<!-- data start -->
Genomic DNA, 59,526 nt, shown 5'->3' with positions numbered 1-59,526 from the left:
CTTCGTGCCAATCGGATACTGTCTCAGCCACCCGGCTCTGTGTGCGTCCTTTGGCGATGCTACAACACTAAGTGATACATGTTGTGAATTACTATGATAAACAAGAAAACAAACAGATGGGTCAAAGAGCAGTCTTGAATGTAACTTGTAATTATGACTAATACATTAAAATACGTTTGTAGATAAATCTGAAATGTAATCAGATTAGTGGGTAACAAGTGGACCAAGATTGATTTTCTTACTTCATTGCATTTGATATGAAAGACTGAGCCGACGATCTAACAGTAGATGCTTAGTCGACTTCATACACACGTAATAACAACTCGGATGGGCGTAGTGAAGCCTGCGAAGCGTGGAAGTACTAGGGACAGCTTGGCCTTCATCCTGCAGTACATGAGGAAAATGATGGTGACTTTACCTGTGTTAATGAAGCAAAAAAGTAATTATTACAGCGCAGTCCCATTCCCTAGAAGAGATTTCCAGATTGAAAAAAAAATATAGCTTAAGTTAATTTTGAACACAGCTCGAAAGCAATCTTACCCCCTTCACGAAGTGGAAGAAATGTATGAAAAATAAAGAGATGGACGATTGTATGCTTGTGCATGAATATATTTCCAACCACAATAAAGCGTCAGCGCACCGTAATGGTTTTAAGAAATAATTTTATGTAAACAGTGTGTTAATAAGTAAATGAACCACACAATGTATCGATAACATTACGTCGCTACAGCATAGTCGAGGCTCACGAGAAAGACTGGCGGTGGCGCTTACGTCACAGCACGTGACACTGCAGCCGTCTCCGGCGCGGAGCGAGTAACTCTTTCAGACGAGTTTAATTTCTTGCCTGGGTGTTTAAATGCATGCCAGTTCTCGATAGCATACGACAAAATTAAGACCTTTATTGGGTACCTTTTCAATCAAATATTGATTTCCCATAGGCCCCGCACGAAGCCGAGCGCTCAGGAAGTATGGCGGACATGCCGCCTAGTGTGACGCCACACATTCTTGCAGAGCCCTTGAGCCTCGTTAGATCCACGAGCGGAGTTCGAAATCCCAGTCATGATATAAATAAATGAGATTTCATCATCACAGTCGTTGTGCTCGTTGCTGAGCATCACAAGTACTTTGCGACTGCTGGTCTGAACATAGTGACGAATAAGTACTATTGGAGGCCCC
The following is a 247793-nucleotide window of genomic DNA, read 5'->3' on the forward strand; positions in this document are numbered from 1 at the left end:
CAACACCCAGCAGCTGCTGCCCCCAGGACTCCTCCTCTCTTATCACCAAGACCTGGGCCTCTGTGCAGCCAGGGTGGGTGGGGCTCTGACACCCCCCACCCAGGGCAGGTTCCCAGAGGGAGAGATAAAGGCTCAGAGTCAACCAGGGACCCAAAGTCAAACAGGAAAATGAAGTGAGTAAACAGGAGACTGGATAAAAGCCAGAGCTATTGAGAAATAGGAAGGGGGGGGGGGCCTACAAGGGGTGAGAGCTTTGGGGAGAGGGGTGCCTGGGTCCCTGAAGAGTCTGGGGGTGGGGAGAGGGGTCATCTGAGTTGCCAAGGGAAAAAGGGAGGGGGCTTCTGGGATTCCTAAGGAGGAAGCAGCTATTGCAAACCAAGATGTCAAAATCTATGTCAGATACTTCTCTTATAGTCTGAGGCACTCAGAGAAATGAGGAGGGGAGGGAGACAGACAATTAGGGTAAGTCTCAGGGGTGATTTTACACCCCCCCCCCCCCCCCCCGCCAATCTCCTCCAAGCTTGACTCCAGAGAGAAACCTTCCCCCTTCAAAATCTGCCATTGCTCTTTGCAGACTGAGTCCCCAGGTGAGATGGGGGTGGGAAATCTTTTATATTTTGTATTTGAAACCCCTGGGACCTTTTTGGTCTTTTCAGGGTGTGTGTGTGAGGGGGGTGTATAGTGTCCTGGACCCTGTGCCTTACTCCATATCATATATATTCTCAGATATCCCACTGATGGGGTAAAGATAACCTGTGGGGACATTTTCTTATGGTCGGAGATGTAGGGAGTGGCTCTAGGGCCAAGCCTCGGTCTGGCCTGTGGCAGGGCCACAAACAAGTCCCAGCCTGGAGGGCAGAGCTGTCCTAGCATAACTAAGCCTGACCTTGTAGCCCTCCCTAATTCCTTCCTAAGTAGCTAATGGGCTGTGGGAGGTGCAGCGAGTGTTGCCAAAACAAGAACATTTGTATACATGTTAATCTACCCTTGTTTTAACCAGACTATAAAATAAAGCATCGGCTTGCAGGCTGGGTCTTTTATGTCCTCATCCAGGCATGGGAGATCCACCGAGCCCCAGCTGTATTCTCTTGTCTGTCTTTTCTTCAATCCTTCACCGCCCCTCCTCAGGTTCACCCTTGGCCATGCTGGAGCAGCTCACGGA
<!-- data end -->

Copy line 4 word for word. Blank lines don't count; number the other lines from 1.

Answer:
CAACACCCAGCAGCTGCTGCCCCCAGGACTCCTCCTCTCTTATCACCAAGACCTGGGCCTCTGTGCAGCCAGGGTGGGTGGGGCTCTGACACCCCCCACCCAGGGCAGGTTCCCAGAGGGAGAGATAAAGGCTCAGAGTCAACCAGGGACCCAAAGTCAAACAGGAAAATGAAGTGAGTAAACAGGAGACTGGATAAAAGCCAGAGCTATTGAGAAATAGGAAGGGGGGGGGGGCCTACAAGGGGTGAGAGCTTTGGGGAGAGGGGTGCCTGGGTCCCTGAAGAGTCTGGGGGTGGGGAGAGGGGTCATCTGAGTTGCCAAGGGAAAAAGGGAGGGGGCTTCTGGGATTCCTAAGGAGGAAGCAGCTATTGCAAACCAAGATGTCAAAATCTATGTCAGATACTTCTCTTATAGTCTGAGGCACTCAGAGAAATGAGGAGGGGAGGGAGACAGACAATTAGGGTAAGTCTCAGGGGTGATTTTACACCCCCCCCCCCCCCCCCCGCCAATCTCCTCCAAGCTTGACTCCAGAGAGAAACCTTCCCCCTTCAAAATCTGCCATTGCTCTTTGCAGACTGAGTCCCCAGGTGAGATGGGGGTGGGAAATCTTTTATATTTTGTATTTGAAACCCCTGGGACCTTTTTGGTCTTTTCAGGGTGTGTGTGTGAGGGGGGTGTATAGTGTCCTGGACCCTGTGCCTTACTCCATATCATATATATTCTCAGATATCCCACTGATGGGGTAAAGATAACCTGTGGGGACATTTTCTTATGGTCGGAGATGTAGGGAGTGGCTCTAGGGCCAAGCCTCGGTCTGGCCTGTGGCAGGGCCACAAACAAGTCCCAGCCTGGAGGGCAGAGCTGTCCTAGCATAACTAAGCCTGACCTTGTAGCCCTCCCTAATTCCTTCCTAAGTAGCTAATGGGCTGTGGGAGGTGCAGCGAGTGTTGCCAAAACAAGAACATTTGTATACATGTTAATCTACCCTTGTTTTAACCAGACTATAAAATAAAGCATCGGCTTGCAGGCTGGGTCTTTTATGTCCTCATCCAGGCATGGGAGATCCACCGAGCCCCAGCTGTATTCTCTTGTCTGTCTTTTCTTCAATCCTTCACCGCCCCTCCTCAGGTTCACCCTTGGCCATGCTGGAGCAGCTCACGGA